1010 B Street
April 22, 2021
Today, it can be hard to focus. How can you stay focused with all the distractions, anxiety, and uncertainty brought by the pandemic? Interestingly, the way to maintain your focus might be to unfocus your mind now and then.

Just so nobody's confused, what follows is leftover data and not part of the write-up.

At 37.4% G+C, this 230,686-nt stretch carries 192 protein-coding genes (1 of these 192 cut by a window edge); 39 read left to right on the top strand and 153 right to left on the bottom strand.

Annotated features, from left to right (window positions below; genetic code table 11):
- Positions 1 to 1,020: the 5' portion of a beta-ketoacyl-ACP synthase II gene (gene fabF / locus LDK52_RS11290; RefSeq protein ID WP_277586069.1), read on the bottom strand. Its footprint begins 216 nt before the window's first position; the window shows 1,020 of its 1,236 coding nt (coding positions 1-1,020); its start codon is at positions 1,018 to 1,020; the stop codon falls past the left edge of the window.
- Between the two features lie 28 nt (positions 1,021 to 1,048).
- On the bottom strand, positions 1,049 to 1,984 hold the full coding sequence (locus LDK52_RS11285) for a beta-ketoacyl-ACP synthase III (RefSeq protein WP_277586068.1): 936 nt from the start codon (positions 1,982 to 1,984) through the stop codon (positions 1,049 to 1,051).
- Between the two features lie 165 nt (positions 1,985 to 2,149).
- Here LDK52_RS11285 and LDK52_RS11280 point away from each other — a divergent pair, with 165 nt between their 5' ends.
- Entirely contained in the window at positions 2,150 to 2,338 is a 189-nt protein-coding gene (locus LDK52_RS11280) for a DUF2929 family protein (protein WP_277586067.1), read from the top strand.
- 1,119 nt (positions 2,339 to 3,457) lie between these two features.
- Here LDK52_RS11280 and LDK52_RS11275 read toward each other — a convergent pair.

One school of thought urges us to overfocus. If we learn to intensely focus on one task, we can theoretically apply that focused intensity to multiple tasks and become more productive. Multitasking, though, is arguably a myth: our brains can only focus on one task at a time. As University of California-Irvine informatics professor Gloria Mark told NPR, "Every activity we do uses a different set of cognitive resources," and if we try to do two or three activities seemingly at once, we end up depleting our cognitive energy instead of focusing it. We can also do this through overfocusing, which is a conscious effort to rigidly absorb and perform every detail of a task. Paradoxically, cognitive researchers have concluded that a little idleness is good for our focus, and that our brains need the occasional break. Prof. Mark and Dr. Srini Pillay, a TED-talking neuroscientist and psychiatrist, offer six steps for optimal focus: schedule breaks in your workday; daydream positively during the workday; block out distractions before diving in deep to something; schedule your most intense work for the time of day your brain and body seem to work best for you; allow your brain time to read, play, and engage in new hobbies; and take the occasional "digital sabbath" from being online.3